Fortunately David is put in a cell, ostensibly to be held for his parents, but a doctor shows up to talk to him. Dr. Blake (Helena Carter) is initially unconvinced by David's story, but eventually agrees to take him to the local astronomy lab. Together with the local astronomer, Dr. Kelston (Arthur Franz), the three come to the conclusion that Martians, worried about the current rocket ship the Americans are working on, have sent an advance team to sabotage the plans.
The Army is called in to the rescue. The Martians have captured and automaton-ized the General, but a Colonel and the majority of the army personnel are still free, and they investigate the area. We finally see the interior of the ship, along with a couple of mutants who work for the Martians (looking more like humans in green pajamas)
The main Martian (in fact the only Martian on board that we see) is a disembodied head, that apparently is able to do all it's communication telepathically. While David runs around trying to get away from the Martian and it's mutants, Dr, Blake is captured and is subjected to the
same operation that turned everyone else into automatons.
The last part of the movie involves an elaborate chase and escape from the saucer after the army has planted explosives. Two endings were made. One shown in the US, and one that is slightly different was shown in the UK. The changes, made at the request of the UK censors, also included a slightly different conversation with the astronomer in the astronomy lab, which included some history of UFO sightings. If you get a DVD with both, there's no harm in watching both versions through entirely, but it is essentially the same movie except for the altered ending.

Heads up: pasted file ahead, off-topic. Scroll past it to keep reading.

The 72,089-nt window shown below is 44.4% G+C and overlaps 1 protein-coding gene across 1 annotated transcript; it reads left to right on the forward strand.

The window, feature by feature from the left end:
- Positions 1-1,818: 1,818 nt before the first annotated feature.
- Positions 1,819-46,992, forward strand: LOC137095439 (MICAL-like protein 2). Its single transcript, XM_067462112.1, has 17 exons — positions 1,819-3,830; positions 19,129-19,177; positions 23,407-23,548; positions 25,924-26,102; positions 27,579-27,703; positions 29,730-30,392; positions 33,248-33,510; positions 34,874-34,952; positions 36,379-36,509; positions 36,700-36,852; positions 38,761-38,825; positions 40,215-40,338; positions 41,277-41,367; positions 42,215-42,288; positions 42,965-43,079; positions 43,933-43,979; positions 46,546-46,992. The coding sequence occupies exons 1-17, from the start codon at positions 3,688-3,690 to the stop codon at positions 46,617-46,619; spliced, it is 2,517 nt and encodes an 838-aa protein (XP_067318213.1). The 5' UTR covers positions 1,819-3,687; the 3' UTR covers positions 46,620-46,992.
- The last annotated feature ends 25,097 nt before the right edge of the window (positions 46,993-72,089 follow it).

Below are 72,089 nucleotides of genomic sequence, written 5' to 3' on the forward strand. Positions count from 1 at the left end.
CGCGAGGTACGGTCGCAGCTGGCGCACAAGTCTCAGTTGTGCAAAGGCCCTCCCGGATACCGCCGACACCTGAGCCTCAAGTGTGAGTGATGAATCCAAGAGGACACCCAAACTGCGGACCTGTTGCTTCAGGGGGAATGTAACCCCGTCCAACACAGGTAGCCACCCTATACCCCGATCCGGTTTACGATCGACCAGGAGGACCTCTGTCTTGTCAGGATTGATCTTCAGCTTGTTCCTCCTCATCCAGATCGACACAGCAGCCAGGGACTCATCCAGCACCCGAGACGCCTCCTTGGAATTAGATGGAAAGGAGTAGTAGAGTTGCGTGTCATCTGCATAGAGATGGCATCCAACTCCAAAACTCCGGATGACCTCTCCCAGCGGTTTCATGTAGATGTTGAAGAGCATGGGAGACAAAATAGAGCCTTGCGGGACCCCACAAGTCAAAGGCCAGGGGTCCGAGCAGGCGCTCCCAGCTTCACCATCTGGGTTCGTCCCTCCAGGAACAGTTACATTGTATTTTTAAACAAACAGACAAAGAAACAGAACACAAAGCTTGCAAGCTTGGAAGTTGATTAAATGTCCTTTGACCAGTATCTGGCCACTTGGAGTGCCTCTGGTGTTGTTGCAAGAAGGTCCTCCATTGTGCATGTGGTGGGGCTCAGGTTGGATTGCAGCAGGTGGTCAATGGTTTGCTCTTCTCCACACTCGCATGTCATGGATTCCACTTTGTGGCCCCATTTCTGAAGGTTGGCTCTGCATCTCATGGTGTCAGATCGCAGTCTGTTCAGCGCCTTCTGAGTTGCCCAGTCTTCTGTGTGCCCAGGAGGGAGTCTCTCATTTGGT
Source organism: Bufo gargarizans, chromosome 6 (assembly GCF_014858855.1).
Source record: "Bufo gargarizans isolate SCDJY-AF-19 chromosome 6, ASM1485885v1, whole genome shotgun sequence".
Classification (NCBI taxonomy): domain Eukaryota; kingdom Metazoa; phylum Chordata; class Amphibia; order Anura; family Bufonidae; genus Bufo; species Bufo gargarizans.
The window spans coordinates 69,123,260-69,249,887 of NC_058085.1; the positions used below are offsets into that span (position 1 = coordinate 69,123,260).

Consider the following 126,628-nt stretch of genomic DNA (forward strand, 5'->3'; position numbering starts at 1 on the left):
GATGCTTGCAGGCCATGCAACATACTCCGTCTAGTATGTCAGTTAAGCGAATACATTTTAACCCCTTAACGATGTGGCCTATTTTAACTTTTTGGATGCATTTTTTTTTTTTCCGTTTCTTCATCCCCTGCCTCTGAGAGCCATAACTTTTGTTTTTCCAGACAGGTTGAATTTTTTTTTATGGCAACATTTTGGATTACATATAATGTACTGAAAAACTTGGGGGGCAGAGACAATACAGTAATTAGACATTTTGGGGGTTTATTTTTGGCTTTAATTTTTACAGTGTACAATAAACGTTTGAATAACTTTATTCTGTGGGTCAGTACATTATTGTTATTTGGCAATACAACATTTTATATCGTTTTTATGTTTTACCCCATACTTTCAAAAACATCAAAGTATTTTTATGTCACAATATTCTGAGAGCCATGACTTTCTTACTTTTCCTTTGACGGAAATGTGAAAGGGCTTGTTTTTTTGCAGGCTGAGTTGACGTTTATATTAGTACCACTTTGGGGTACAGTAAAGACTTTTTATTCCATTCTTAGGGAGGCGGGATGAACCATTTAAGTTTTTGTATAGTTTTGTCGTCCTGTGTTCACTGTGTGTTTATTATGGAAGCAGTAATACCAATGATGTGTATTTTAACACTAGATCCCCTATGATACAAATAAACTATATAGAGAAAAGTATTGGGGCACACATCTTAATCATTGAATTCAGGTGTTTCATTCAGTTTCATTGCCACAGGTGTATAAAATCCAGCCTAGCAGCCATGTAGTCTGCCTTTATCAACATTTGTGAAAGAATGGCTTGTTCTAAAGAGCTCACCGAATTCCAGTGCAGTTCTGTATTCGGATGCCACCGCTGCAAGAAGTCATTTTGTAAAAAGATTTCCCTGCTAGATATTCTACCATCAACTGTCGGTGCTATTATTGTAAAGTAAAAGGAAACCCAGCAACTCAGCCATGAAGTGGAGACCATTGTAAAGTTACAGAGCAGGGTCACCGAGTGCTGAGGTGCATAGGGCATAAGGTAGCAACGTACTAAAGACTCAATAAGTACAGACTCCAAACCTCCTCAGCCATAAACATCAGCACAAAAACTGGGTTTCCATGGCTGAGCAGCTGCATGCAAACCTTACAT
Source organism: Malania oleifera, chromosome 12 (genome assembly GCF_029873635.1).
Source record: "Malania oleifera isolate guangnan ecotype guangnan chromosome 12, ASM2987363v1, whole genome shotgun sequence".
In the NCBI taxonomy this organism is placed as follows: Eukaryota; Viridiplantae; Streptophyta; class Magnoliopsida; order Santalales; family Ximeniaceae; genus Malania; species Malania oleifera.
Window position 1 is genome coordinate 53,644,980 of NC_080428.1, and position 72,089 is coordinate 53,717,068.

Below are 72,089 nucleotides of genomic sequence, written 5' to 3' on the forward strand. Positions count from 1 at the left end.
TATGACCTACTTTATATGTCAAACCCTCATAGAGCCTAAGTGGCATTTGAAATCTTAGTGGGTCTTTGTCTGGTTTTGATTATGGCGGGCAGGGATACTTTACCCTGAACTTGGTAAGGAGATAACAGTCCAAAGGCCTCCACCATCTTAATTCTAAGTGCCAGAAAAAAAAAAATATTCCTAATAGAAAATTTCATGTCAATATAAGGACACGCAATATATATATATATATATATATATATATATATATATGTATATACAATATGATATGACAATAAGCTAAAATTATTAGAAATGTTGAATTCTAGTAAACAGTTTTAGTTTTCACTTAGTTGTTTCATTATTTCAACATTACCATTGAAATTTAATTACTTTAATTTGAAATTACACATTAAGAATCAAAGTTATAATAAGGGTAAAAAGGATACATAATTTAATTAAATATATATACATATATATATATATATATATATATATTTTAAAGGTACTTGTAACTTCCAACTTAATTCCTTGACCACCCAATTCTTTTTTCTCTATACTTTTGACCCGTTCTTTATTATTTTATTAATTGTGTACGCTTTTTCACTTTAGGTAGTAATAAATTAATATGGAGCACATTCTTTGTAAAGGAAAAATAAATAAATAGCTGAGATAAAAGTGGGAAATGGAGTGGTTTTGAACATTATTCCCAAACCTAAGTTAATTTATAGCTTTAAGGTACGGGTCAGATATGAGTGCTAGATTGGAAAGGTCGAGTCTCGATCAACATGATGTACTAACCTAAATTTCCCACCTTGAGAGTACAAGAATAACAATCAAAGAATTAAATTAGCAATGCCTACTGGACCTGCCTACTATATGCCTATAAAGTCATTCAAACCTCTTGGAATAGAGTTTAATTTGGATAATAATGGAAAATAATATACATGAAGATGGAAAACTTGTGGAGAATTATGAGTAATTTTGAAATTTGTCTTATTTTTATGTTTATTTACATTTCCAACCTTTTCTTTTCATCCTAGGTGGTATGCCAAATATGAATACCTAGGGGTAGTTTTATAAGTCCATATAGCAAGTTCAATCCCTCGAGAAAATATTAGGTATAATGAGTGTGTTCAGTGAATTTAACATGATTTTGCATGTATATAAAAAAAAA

Invaders from Mars (1986)
The Tobe Hooper remake of the 1953 classic Invaders from Mars, is virtually the same movie, although there are some things that Hooper brought to the game that technology was unable to accomplish in 1953. Primarily, the mutants the Martians employ are much creepier and at times much more funny-looking than the green pajama clad humans of the classic.
In addition, there are more gross-out scenes that would have never made it past the censors (including one where a teacher eats a live frog, whole. You can see Jimmy Hunt, (the little boy from the original) in a cameo role as the chief of police. Also Louise Fletcher, who so famously played Nurse Ratched in One Flew Over the Cuckoo's Nest is here as a monstrous teacher, who becomes an even more monstrous frog-eating automaton.
The story begins in as much the same way the original. Little David Gardner (Hunter Carson) sees an alien spaceship land in his backyard. His parents, George (Timothy Bottoms) and Ellen (Laraine Newman), think he just had a bad dream.
The film proceeds along in the same way as the original except that it introduces a twist, a teacher who has made it her personal project to get the schoolchildren turned into automatons, including David. David is rescued however by the school nurse (played by the boy actor's real mom, Karen Black). This being a Tobe Hooper movie, as I said before, several more graphic scenes abound. The monsters from Mars have to bee seen to be believed, At times they look hilarious and at other times pretty scary.
The 1986 version, while it will never be confused with a quality classic, is still pretty decent. Tobe Hooper, who had already become a cult favorite with the TV movie version of Stephen King's 'Salem's Lot, The Texas Chainsaw Massacre and Poltergeist, went on to make many more gross-out flicks over the years, including Lifeforce and another Stephen King adaption, The Mangler.
Until next time, folks, adios from the back seat of the Plymouth Fury.